Article Reputation_masks

Published on August 8th, 2014 | by Dan Walsh

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Your Collective Reputation Mask

Michael Ellsberg’s The Education of Millionaires left me feeling both satisfied and hungry in the way only a book with substance can do. My brain was at capacity and salivating for more at the same time. I was in the throws of this animal curiosity when I dug up everything Ellsberg had written and discovered an enlightening interview between himself and Victor Cheng, a Fortune 500 strategic consultant.

Their conversation sparked a mild epiphany for me: I am who the world collectively thinks I am. The way people see, think, and feel about me determines how they react to me, and in turn what opportunities are available. It’s like I’m wearing a mask that someone else put on my head – and I don’t even know what it looks like. In a way, we’re all wearing masks that others have made for us.

If we want to move others with our ideas, we have to understand what our mask looks like to everyone around us. What is our reputation? We can either let this happen without our consent, or we can take control and build a reputation that will help propel us ahead in life.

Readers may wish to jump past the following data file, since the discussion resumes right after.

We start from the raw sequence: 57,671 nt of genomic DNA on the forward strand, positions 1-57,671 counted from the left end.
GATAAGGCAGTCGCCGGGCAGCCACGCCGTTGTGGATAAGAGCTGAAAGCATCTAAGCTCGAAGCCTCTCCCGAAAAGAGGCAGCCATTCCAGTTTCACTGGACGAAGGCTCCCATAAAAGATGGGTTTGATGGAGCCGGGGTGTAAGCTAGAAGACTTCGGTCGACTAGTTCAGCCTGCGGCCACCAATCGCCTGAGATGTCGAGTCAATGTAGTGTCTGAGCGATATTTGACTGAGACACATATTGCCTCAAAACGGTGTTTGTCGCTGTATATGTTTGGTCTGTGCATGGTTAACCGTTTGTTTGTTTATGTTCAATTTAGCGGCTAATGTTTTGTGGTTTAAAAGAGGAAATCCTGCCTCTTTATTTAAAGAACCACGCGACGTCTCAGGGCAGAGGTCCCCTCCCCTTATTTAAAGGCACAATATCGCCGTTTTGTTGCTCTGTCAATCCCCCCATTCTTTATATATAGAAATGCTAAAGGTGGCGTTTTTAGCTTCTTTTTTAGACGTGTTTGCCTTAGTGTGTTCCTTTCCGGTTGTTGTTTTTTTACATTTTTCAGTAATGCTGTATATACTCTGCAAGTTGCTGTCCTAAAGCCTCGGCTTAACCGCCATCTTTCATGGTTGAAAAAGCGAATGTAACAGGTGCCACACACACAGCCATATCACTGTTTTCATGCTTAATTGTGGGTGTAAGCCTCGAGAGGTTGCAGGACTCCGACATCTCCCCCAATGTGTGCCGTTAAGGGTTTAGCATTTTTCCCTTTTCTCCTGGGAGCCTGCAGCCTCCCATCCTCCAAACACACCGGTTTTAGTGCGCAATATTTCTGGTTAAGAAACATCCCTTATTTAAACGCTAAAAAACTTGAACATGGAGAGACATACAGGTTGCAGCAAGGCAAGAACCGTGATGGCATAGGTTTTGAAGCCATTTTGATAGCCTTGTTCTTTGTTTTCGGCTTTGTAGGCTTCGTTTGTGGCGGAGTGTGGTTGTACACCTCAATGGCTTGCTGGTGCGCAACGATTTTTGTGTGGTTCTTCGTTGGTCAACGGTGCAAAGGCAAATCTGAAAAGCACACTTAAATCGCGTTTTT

Ellsberg and Cheng begin discussing reputation and personal brand around the 7:35 mark, and get to the meat of the topic at about minute 13. Here is the salient point, paraphrased:

“The word ‘brand’ probably has more fluff and B.S. written about it than any other word in the business lexicon. It almost gets to a mystical point. What I want to do right now is cut through that B.S. I will give you a one sentence definition of ‘brand’: Your brand is what people think of when they hear your name. If people hear your name – online or in conversation – what do they talk about?  If you’re manipulative or a bad communicator or have temperament problems or are disorganized, that’s your personal brand. Of course, you can think of positive attributes as well. It’s the general tenor of conversation that people have about you.”

They go on to discuss the best way to build and leverage a no B.S. personal brand: honestly listen to what people say when they talk about you, then work to remove the negative attributes and double down on the positive. I encourage you to listen to the full, original audio on Ellsberg.com, or you can stream it below.

Image credit: Walter Callens

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